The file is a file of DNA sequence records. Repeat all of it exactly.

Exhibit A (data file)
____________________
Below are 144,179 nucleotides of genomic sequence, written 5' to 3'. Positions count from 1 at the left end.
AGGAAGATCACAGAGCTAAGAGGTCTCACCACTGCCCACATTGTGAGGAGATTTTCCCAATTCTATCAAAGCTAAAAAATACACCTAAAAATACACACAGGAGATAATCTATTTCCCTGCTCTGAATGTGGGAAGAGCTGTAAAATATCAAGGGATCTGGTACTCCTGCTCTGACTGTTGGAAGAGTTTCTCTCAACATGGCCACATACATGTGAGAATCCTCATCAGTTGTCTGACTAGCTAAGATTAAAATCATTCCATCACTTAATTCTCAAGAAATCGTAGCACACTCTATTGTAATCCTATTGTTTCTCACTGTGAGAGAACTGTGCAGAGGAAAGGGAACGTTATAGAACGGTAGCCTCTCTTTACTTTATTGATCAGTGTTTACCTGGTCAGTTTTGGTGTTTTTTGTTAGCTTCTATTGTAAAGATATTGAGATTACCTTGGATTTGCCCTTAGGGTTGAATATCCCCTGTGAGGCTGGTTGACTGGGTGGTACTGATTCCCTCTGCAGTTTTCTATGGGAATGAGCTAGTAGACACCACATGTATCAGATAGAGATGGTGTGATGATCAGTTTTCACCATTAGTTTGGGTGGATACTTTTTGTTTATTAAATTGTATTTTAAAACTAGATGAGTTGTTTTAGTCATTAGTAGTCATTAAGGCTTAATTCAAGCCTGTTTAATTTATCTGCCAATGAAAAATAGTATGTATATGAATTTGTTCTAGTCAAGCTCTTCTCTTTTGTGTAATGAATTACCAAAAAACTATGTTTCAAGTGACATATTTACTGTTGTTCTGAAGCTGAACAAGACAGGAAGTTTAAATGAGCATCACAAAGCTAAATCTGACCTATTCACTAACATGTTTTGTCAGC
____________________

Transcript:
Below are 144,179 nucleotides of genomic sequence, written 5' to 3'. Positions count from 1 at the left end.
AGGAAGATCACAGAGCTAAGAGGTCTCACCACTGCCCACATTGTGAGGAGATTTTCCCAATTCTATCAAAGCTAAAAAATACACCTAAAAATACACACAGGAGATAATCTATTTCCCTGCTCTGAATGTGGGAAGAGCTGTAAAATATCAAGGGATCTGGTACTCCTGCTCTGACTGTTGGAAGAGTTTCTCTCAACATGGCCACATACATGTGAGAATCCTCATCAGTTGTCTGACTAGCTAAGATTAAAATCATTCCATCACTTAATTCTCAAGAAATCGTAGCACACTCTATTGTAATCCTATTGTTTCTCACTGTGAGAGAACTGTGCAGAGGAAAGGGAACGTTATAGAACGGTAGCCTCTCTTTACTTTATTGATCAGTGTTTACCTGGTCAGTTTTGGTGTTTTTTGTTAGCTTCTATTGTAAAGATATTGAGATTACCTTGGATTTGCCCTTAGGGTTGAATATCCCCTGTGAGGCTGGTTGACTGGGTGGTACTGATTCCCTCTGCAGTTTTCTATGGGAATGAGCTAGTAGACACCACATGTATCAGATAGAGATGGTGTGATGATCAGTTTTCACCATTAGTTTGGGTGGATACTTTTTGTTTATTAAATTGTATTTTAAAACTAGATGAGTTGTTTTAGTCATTAGTAGTCATTAAGGCTTAATTCAAGCCTGTTTAATTTATCTGCCAATGAAAAATAGTATGTATATGAATTTGTTCTAGTCAAGCTCTTCTCTTTTGTGTAATGAATTACCAAAAAACTATGTTTCAAGTGACATATTTACTGTTGTTCTGAAGCTGAACAAGACAGGAAGTTTAAATGAGCATCACAAAGCTAAATCTGACCTATTCACTAACATGTTTTGTCAGC